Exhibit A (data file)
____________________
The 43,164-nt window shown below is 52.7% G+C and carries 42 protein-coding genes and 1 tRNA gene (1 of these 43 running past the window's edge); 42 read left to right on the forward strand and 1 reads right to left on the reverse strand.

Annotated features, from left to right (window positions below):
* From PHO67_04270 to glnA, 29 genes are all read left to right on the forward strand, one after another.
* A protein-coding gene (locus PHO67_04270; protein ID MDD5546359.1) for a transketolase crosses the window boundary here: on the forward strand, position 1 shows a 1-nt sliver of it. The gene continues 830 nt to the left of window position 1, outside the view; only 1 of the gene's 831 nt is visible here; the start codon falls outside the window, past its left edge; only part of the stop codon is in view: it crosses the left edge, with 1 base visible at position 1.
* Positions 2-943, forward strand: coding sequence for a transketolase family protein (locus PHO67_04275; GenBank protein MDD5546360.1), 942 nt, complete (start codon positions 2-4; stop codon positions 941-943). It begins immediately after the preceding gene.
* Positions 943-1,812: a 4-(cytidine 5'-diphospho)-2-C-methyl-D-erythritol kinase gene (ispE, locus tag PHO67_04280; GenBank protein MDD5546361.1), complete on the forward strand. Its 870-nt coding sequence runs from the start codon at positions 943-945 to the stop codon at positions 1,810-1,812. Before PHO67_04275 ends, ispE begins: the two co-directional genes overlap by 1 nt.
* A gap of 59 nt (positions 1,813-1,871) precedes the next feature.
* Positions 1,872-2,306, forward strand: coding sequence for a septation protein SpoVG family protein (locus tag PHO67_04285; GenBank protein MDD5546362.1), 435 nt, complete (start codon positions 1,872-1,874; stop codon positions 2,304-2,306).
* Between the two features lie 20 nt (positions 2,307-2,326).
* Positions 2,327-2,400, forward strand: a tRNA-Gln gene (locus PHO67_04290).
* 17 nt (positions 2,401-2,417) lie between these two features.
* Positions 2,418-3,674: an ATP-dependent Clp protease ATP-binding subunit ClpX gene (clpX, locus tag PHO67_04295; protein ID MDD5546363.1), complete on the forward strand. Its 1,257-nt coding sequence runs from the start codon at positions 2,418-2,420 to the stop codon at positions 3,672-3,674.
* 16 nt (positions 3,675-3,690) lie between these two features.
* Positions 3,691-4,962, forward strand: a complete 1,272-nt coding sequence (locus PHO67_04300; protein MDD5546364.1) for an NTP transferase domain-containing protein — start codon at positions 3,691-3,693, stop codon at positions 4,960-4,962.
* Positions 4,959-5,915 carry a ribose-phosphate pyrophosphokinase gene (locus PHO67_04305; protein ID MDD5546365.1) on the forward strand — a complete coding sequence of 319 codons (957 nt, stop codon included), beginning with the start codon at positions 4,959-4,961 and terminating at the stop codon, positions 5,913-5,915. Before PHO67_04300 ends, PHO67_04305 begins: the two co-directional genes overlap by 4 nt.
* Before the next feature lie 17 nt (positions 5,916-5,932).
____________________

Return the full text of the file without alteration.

The 43,164-nt window shown below is 52.7% G+C and carries 42 protein-coding genes and 1 tRNA gene (1 of these 43 running past the window's edge); 42 read left to right on the forward strand and 1 reads right to left on the reverse strand.

Annotated features, from left to right (window positions below):
* From PHO67_04270 to glnA, 29 genes are all read left to right on the forward strand, one after another.
* A protein-coding gene (locus PHO67_04270; protein ID MDD5546359.1) for a transketolase crosses the window boundary here: on the forward strand, position 1 shows a 1-nt sliver of it. The gene continues 830 nt to the left of window position 1, outside the view; only 1 of the gene's 831 nt is visible here; the start codon falls outside the window, past its left edge; only part of the stop codon is in view: it crosses the left edge, with 1 base visible at position 1.
* Positions 2-943, forward strand: coding sequence for a transketolase family protein (locus PHO67_04275; GenBank protein MDD5546360.1), 942 nt, complete (start codon positions 2-4; stop codon positions 941-943). It begins immediately after the preceding gene.
* Positions 943-1,812: a 4-(cytidine 5'-diphospho)-2-C-methyl-D-erythritol kinase gene (ispE, locus tag PHO67_04280; GenBank protein MDD5546361.1), complete on the forward strand. Its 870-nt coding sequence runs from the start codon at positions 943-945 to the stop codon at positions 1,810-1,812. Before PHO67_04275 ends, ispE begins: the two co-directional genes overlap by 1 nt.
* A gap of 59 nt (positions 1,813-1,871) precedes the next feature.
* Positions 1,872-2,306, forward strand: coding sequence for a septation protein SpoVG family protein (locus tag PHO67_04285; GenBank protein MDD5546362.1), 435 nt, complete (start codon positions 1,872-1,874; stop codon positions 2,304-2,306).
* Between the two features lie 20 nt (positions 2,307-2,326).
* Positions 2,327-2,400, forward strand: a tRNA-Gln gene (locus PHO67_04290).
* 17 nt (positions 2,401-2,417) lie between these two features.
* Positions 2,418-3,674: an ATP-dependent Clp protease ATP-binding subunit ClpX gene (clpX, locus tag PHO67_04295; protein ID MDD5546363.1), complete on the forward strand. Its 1,257-nt coding sequence runs from the start codon at positions 2,418-2,420 to the stop codon at positions 3,672-3,674.
* 16 nt (positions 3,675-3,690) lie between these two features.
* Positions 3,691-4,962, forward strand: a complete 1,272-nt coding sequence (locus PHO67_04300; protein MDD5546364.1) for an NTP transferase domain-containing protein — start codon at positions 3,691-3,693, stop codon at positions 4,960-4,962.
* Positions 4,959-5,915 carry a ribose-phosphate pyrophosphokinase gene (locus PHO67_04305; protein ID MDD5546365.1) on the forward strand — a complete coding sequence of 319 codons (957 nt, stop codon included), beginning with the start codon at positions 4,959-4,961 and terminating at the stop codon, positions 5,913-5,915. Before PHO67_04300 ends, PHO67_04305 begins: the two co-directional genes overlap by 4 nt.
* Before the next feature lie 17 nt (positions 5,916-5,932).